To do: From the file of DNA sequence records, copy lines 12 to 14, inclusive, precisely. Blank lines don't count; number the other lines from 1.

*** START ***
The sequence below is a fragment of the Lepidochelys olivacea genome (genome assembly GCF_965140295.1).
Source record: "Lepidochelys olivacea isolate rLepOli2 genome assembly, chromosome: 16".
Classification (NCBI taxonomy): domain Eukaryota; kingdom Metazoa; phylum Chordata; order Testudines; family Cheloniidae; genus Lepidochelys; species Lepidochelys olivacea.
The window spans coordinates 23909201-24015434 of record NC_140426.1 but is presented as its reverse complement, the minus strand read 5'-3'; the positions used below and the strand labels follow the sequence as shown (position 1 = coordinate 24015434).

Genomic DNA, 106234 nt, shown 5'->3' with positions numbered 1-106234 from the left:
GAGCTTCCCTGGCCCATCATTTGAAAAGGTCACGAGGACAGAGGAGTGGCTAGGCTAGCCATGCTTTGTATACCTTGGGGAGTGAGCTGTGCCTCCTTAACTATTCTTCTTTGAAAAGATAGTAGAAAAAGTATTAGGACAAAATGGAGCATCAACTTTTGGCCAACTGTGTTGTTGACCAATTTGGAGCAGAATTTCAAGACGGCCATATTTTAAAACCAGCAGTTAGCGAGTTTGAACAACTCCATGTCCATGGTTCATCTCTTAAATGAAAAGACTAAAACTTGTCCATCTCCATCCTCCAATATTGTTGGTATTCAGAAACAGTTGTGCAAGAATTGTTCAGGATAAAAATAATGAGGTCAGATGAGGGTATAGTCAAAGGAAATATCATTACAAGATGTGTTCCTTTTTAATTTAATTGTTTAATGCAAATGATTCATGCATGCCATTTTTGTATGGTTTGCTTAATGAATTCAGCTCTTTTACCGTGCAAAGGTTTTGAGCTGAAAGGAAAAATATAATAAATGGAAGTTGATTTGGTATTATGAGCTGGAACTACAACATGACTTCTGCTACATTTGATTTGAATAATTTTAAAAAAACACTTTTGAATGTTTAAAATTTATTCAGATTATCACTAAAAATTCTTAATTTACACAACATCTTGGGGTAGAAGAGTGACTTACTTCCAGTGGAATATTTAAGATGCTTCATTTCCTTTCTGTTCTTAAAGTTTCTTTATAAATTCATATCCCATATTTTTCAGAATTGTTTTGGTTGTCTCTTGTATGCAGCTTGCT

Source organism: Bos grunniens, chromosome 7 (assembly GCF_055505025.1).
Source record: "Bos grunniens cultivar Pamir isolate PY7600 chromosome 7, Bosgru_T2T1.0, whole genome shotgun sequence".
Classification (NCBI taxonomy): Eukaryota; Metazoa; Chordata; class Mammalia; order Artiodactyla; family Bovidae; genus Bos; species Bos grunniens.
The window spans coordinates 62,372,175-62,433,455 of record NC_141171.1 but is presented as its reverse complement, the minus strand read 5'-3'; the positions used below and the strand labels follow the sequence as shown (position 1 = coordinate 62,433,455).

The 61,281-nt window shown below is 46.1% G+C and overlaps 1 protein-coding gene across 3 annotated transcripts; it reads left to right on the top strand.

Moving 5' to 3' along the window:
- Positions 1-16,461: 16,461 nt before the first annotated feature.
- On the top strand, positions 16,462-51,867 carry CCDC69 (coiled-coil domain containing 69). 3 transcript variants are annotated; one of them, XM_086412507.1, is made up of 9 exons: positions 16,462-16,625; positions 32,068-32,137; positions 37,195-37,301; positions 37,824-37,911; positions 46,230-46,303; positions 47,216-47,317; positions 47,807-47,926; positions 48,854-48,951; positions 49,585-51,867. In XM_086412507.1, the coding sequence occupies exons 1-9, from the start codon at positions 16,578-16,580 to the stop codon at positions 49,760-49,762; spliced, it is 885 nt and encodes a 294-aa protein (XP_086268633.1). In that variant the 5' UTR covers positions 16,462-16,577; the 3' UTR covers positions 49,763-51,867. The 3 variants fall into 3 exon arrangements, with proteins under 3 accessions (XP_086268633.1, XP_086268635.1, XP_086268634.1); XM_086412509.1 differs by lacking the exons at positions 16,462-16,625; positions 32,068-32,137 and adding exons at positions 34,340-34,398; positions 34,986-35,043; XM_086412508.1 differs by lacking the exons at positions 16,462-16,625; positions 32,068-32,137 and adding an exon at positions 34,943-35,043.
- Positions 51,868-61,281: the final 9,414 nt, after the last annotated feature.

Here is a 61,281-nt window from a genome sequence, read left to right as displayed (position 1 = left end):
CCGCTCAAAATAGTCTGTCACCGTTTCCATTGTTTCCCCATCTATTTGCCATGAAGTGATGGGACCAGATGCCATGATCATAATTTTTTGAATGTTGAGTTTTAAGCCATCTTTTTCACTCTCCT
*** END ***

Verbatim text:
Moving 5' to 3' along the window:
- Positions 1-16,461: 16,461 nt before the first annotated feature.
- On the top strand, positions 16,462-51,867 carry CCDC69 (coiled-coil domain containing 69). 3 transcript variants are annotated; one of them, XM_086412507.1, is made up of 9 exons: positions 16,462-16,625; positions 32,068-32,137; positions 37,195-37,301; positions 37,824-37,911; positions 46,230-46,303; positions 47,216-47,317; positions 47,807-47,926; positions 48,854-48,951; positions 49,585-51,867. In XM_086412507.1, the coding sequence occupies exons 1-9, from the start codon at positions 16,578-16,580 to the stop codon at positions 49,760-49,762; spliced, it is 885 nt and encodes a 294-aa protein (XP_086268633.1). In that variant the 5' UTR covers positions 16,462-16,577; the 3' UTR covers positions 49,763-51,867. The 3 variants fall into 3 exon arrangements, with proteins under 3 accessions (XP_086268633.1, XP_086268635.1, XP_086268634.1); XM_086412509.1 differs by lacking the exons at positions 16,462-16,625; positions 32,068-32,137 and adding exons at positions 34,340-34,398; positions 34,986-35,043; XM_086412508.1 differs by lacking the exons at positions 16,462-16,625; positions 32,068-32,137 and adding an exon at positions 34,943-35,043.